For years, we've been told that the quality and quantity of sleep we log each night will have a direct correlation to how we feel and how we look. And considering the perpetual battle against dark under-eye circles, lackluster skin, and random bouts of exhaustion in relation to our not-so-perfect sleep routine, well, the interdependence of beauty and sleep would make sense.
But what if we're buying into the concept of beauty sleep more than we should be? Scientifically, does our groggy appearance each morning truly reflect the previous night's shut-eye? As it turns out, experts are disagreeing, and interestingly, we might be overestimating the sleep/skin correlation. So is beauty sleep a myth? Keep reading for the latest update.
Science says no
In support of the term, a study executed earlier this year proved that there is, indeed, a correlation between our appearance and sleep quality. According to the findings, we look less healthy, approachable, and, yes, attractive, when we flaunt the telltale signs of poor sleep (puffy eyes, dull skin, etc.). Even worse? These symptoms might lead people to avoid us altogether: The findings suggest that "one might also avoid contact with sleep-deprived, or sleepy-looking, individuals, as a strategy to reduce health risk and poor interactions." Yikes.
Dermatologists say (maybe) yes
However, when Man Repeller reported that dermatologist Fayne Frey says we may be overestimating sleep's impact on the health of our complexions, we were intrigued. After all, doesn't that go against everything we've basically ever been told?
According to Frey, there is a deficit of information when it comes to double-blind control studies that correlate stages of shut-eye with skin activity: "Although there may be physiological differences in the skin when an individual is lying down and inactive, when fluid shifts away from dependent areas like the legs due to gravity, an evening skin repair system has never been elucidated."
However, Frey's claim does contradict the (widely) accepted idea that skin cell turnover accelerates at night. True, this type of cellular regeneration is constant (and never completely stops) during the day, but the majority of experts will tell you that the skin does most of its beautifying housekeeping in the wee hours of the night.
As Kendra Flockhart, education executive at Darphin, explained to us, "All day, the skin works hard to protect itself from constant attack, but while we're sleeping skin switches into 'recovery mode,' a time of intense repair and regeneration. In fact, at this time the regeneration process can be up to three times faster than during the day."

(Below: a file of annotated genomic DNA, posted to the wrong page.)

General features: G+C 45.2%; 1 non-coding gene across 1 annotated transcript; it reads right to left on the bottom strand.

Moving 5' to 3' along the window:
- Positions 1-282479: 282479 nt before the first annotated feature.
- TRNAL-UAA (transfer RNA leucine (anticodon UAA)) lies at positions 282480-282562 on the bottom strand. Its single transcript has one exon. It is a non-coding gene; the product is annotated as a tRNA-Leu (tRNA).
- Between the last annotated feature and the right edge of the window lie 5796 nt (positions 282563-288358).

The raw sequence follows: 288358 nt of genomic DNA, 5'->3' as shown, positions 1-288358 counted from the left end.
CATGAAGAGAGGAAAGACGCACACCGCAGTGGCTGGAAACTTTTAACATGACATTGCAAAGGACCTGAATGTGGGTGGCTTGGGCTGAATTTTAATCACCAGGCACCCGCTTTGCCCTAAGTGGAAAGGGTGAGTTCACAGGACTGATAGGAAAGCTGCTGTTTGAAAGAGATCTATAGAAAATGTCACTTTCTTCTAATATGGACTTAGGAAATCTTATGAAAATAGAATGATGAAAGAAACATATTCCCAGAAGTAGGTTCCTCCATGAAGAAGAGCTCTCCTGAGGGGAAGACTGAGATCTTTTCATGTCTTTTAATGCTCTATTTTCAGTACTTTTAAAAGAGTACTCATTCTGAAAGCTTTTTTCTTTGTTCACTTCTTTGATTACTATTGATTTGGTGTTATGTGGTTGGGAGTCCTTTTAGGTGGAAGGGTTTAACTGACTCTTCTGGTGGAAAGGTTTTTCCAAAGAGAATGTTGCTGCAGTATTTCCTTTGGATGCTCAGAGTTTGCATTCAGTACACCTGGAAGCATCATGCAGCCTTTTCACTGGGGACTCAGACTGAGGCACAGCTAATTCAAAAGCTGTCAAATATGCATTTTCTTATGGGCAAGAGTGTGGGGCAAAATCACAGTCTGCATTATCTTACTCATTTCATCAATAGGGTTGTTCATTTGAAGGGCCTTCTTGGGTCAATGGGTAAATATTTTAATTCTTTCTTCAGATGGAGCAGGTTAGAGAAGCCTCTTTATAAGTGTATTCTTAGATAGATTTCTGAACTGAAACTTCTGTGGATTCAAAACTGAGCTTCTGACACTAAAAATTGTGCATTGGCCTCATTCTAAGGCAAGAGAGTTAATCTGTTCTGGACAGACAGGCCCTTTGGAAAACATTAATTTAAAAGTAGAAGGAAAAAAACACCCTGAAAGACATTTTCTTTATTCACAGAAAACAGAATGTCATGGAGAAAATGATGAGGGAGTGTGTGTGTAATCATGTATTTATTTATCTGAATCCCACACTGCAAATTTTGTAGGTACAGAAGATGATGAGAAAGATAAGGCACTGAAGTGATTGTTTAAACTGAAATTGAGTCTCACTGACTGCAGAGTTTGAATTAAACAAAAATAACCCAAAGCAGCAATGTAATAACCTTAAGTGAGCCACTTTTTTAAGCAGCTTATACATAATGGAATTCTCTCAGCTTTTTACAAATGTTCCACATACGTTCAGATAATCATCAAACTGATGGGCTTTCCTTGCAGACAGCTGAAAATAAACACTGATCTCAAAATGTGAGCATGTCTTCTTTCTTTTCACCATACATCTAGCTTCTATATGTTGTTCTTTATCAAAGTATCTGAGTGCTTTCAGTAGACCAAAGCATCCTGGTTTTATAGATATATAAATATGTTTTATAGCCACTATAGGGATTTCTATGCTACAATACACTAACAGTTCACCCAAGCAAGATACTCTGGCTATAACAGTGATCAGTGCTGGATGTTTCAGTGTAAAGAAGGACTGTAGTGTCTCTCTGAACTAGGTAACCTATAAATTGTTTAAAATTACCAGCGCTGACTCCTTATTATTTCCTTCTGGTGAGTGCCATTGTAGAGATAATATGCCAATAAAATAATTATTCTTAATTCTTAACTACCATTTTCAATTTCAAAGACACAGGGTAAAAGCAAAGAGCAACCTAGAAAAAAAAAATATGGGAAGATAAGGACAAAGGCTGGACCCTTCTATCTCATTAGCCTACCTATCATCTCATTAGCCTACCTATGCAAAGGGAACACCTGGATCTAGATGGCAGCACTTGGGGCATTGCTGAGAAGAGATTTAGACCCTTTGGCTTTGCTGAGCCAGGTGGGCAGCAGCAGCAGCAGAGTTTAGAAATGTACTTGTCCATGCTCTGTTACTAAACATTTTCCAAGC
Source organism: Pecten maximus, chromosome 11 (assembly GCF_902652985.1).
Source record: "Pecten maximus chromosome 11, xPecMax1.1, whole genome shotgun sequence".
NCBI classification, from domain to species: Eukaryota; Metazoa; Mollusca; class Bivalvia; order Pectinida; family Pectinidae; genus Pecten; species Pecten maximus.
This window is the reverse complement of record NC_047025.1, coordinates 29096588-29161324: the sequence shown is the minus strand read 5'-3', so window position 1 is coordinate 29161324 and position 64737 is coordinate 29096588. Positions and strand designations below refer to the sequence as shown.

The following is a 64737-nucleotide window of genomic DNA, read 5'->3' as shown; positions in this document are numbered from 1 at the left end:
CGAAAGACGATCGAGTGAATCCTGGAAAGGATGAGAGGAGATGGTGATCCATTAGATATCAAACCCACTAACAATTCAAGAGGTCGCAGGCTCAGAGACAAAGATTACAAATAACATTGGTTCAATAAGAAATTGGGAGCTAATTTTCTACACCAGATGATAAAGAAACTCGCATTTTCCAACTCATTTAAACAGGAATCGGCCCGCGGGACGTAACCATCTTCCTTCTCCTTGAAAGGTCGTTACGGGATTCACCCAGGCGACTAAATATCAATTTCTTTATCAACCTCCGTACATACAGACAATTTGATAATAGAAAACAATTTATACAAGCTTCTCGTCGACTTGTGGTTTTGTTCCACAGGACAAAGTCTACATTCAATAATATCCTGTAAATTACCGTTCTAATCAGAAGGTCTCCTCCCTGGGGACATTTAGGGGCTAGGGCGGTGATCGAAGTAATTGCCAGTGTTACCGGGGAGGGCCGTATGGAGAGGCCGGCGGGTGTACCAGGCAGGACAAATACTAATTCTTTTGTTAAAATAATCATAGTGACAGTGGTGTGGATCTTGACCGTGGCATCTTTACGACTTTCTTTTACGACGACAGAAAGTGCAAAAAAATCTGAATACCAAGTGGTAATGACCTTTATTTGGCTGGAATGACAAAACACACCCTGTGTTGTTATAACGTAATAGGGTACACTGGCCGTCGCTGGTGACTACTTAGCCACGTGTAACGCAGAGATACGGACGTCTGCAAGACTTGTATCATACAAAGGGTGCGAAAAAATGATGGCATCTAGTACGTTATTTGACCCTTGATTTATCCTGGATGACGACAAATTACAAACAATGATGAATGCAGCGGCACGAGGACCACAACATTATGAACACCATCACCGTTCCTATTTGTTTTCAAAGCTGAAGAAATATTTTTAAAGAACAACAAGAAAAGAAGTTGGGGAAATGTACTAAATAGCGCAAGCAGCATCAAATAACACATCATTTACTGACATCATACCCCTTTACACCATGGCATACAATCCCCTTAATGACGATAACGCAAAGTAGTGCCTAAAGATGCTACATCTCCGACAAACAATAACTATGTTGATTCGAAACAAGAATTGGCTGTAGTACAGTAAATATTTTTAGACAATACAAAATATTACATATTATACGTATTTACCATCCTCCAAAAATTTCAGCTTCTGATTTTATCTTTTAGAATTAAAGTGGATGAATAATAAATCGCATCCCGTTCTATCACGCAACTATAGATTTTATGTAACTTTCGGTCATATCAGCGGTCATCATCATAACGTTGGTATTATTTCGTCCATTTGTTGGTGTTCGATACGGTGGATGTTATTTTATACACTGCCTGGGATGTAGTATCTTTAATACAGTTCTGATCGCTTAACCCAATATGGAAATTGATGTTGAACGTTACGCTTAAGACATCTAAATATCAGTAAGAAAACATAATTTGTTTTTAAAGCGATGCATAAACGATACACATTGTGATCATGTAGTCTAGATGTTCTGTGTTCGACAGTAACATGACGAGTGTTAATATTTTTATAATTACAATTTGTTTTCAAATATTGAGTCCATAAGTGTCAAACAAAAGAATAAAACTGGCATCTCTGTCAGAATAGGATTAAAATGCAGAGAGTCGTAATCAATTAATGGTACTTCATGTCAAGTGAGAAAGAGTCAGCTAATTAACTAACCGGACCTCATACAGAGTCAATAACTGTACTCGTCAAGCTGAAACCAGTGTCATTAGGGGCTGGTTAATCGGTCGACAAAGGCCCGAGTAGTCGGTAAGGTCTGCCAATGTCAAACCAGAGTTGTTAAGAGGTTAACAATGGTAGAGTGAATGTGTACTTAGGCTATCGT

Additionally, while a few nights of sleeping with your makeup on may not incite the deluge of skin woes that we think it will, it's a good idea to invest in consistent cleansing routine.
Here's what we do know
While experts may disagree on what the correlation between beauty and sleep actually is, we do know that sleep quality is directly correlated with how we feel and even how our brain functions. And as much as we love a compliment-worthy glow and the absence of pesky undereye circles, we're way more concerned with our health and how we intrinsically feel on a day-to-day basis. So, since there is more to life than the radiance of our skin, we suggest strategic stretches, specific sleep positions, and a relaxing bedtime ritual to invest in your brain's beauty.
You may also wanna read: This is what dermatologists do before bedtime.
Oyetakin-White P, Suggs A, Koo B, et al. Does poor sleep quality affect skin ageing? Clin Exp Dermatol. 2015;40(1):17–22. doi:10.1111/ced.12455
Sundelin T, Lekander M, Sorjonen K, Axelsson J. Negative effects of restricted sleep on facial appearance and social appeal. R Soc Open Sci. 2017;4(5):160918. doi:10.1098/rsos.160918
Elkhenany H, AlOkda A, El-Badawy A, El-Badri N. Tissue regeneration: Impact of sleep on stem cell regenerative capacity. Life Sci. 2018;214:51-61. doi:10.1016/j.lfs.2018.10.057
Hirotsu C, Tufik S, Andersen ML. Interactions between sleep, stress, and metabolism: from physiological to pathological conditions. Sleep Sci. 2015;8(3):143–152. doi:10.1016/j.slsci.2015.09.002